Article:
(Image Credit: NASA / JPL-Caltech)
NASA is hard at work on their new Mars 2020 rover, which is intended to make planet-fall in early 2021. Bundled with this rover is an extra added bonus, of a small exploration-ready helicopter! The Mars Helicopter Scout (MHS) will mark the first time a human craft has flown on another planet. The potential for exploration is hard to overstate – while the rover programs have been tremendously successful, they are hampered by careful and deliberate navigation of difficult terrain, one inch at a time. An airborne solution suddenly releases scientists from that 2-dimensional constraint, and will open new avenues of research and discovery.
Of course – it also presents technical and AI-related challenges, because the copter must be able to maneuver autonomously in large part, due to the communication delay with the red planet.
What, you may ask, of the atmosphere? Well, that’s a great point! Mars has an atmosphere which is only 1% as dense as that of Earth, but it turns out that is still sufficient for the proposed little copter to take flight. It simply requires blades which are larger, more rigid, and which rotate quite a bit faster than an Earthly counterpart. For more excellent detail, see NASA’s 10 things article all about the copter!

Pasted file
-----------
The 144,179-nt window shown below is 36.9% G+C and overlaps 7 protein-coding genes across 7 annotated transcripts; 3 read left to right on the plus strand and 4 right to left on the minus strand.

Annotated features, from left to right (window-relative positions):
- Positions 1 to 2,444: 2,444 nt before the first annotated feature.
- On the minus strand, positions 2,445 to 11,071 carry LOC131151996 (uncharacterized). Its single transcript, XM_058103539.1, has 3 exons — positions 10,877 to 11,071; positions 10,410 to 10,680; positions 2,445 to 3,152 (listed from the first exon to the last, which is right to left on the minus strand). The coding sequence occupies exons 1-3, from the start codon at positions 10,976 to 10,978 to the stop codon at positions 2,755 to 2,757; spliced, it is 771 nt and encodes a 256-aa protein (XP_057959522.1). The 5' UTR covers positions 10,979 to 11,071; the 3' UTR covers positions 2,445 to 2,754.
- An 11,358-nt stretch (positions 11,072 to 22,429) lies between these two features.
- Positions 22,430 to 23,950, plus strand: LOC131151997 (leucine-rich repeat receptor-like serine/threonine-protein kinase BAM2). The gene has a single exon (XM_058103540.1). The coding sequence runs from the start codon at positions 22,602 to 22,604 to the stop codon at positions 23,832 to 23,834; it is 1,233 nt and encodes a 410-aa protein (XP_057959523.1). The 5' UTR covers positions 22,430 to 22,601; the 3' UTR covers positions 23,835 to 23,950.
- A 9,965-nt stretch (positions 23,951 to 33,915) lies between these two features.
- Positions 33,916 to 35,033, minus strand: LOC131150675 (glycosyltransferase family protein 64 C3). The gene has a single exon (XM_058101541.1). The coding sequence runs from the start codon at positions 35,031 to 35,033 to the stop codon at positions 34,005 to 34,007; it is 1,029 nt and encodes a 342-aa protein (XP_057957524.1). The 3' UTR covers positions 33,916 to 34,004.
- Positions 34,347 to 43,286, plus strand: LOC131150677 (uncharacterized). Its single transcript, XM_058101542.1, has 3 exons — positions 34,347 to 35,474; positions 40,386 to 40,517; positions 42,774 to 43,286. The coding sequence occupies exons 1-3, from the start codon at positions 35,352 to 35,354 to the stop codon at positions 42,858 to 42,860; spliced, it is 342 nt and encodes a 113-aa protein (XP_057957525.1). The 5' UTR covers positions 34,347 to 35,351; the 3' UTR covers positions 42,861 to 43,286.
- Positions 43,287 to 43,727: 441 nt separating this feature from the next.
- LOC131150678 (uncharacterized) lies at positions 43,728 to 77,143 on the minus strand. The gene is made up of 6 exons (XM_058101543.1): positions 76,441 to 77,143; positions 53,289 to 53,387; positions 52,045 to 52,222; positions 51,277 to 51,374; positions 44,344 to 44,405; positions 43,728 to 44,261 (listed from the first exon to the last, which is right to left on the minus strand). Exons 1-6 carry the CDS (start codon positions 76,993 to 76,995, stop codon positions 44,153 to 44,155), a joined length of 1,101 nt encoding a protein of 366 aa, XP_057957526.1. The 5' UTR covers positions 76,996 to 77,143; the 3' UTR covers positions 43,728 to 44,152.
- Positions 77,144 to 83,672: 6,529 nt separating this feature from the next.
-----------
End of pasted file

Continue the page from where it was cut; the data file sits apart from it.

As a summary of the engineering required for the craft, the body of which will be about the size of a softball:
* The Mars Helicopter’s rotors measure 4 feet wide (about 1.2 meters) long, tip to tip.
* At 2,800 rotations per minute, it will spin about 10 times faster than an Earth helicopter.
* The blades are much stiffer than any terrestrial helicopter’s would need to be.
* The helicopter will weigh just under 4 pounds (1.8 kilograms).